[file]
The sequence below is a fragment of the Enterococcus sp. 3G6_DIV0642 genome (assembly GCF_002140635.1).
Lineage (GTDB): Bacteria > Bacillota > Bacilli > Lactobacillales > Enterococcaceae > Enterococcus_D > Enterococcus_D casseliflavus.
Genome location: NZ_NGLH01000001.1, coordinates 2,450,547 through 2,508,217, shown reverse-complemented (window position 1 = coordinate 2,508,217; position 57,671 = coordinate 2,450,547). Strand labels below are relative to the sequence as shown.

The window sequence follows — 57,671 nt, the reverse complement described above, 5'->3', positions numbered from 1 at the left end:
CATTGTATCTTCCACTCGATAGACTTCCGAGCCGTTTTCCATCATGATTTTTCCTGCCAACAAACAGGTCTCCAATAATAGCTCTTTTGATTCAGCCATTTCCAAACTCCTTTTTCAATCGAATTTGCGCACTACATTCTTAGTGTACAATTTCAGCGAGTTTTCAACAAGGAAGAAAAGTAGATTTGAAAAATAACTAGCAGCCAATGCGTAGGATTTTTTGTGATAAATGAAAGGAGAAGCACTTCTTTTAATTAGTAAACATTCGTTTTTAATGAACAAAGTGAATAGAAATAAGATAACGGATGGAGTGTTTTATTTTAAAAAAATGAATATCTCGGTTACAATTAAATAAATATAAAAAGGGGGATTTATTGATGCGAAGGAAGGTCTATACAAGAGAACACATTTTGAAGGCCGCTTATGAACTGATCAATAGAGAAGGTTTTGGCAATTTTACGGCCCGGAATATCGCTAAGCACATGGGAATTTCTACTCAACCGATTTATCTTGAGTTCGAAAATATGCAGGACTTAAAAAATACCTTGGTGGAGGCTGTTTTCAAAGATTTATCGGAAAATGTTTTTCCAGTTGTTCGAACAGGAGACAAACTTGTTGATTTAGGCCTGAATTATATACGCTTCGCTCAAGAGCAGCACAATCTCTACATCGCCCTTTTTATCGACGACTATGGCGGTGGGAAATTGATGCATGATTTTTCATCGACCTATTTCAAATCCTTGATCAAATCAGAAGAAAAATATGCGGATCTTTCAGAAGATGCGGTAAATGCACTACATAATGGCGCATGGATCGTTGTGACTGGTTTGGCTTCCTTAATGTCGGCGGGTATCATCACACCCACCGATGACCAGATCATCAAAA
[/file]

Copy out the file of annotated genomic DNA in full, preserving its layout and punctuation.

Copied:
The sequence below is a fragment of the Enterococcus sp. 3G6_DIV0642 genome (assembly GCF_002140635.1).
Lineage (GTDB): Bacteria > Bacillota > Bacilli > Lactobacillales > Enterococcaceae > Enterococcus_D > Enterococcus_D casseliflavus.
Genome location: NZ_NGLH01000001.1, coordinates 2,450,547 through 2,508,217, shown reverse-complemented (window position 1 = coordinate 2,508,217; position 57,671 = coordinate 2,450,547). Strand labels below are relative to the sequence as shown.

The window sequence follows — 57,671 nt, the reverse complement described above, 5'->3', positions numbered from 1 at the left end:
CATTGTATCTTCCACTCGATAGACTTCCGAGCCGTTTTCCATCATGATTTTTCCTGCCAACAAACAGGTCTCCAATAATAGCTCTTTTGATTCAGCCATTTCCAAACTCCTTTTTCAATCGAATTTGCGCACTACATTCTTAGTGTACAATTTCAGCGAGTTTTCAACAAGGAAGAAAAGTAGATTTGAAAAATAACTAGCAGCCAATGCGTAGGATTTTTTGTGATAAATGAAAGGAGAAGCACTTCTTTTAATTAGTAAACATTCGTTTTTAATGAACAAAGTGAATAGAAATAAGATAACGGATGGAGTGTTTTATTTTAAAAAAATGAATATCTCGGTTACAATTAAATAAATATAAAAAGGGGGATTTATTGATGCGAAGGAAGGTCTATACAAGAGAACACATTTTGAAGGCCGCTTATGAACTGATCAATAGAGAAGGTTTTGGCAATTTTACGGCCCGGAATATCGCTAAGCACATGGGAATTTCTACTCAACCGATTTATCTTGAGTTCGAAAATATGCAGGACTTAAAAAATACCTTGGTGGAGGCTGTTTTCAAAGATTTATCGGAAAATGTTTTTCCAGTTGTTCGAACAGGAGACAAACTTGTTGATTTAGGCCTGAATTATATACGCTTCGCTCAAGAGCAGCACAATCTCTACATCGCCCTTTTTATCGACGACTATGGCGGTGGGAAATTGATGCATGATTTTTCATCGACCTATTTCAAATCCTTGATCAAATCAGAAGAAAAATATGCGGATCTTTCAGAAGATGCGGTAAATGCACTACATAATGGCGCATGGATCGTTGTGACTGGTTTGGCTTCCTTAATGTCGGCGGGTATCATCACACCCACCGATGACCAGATCATCAAAA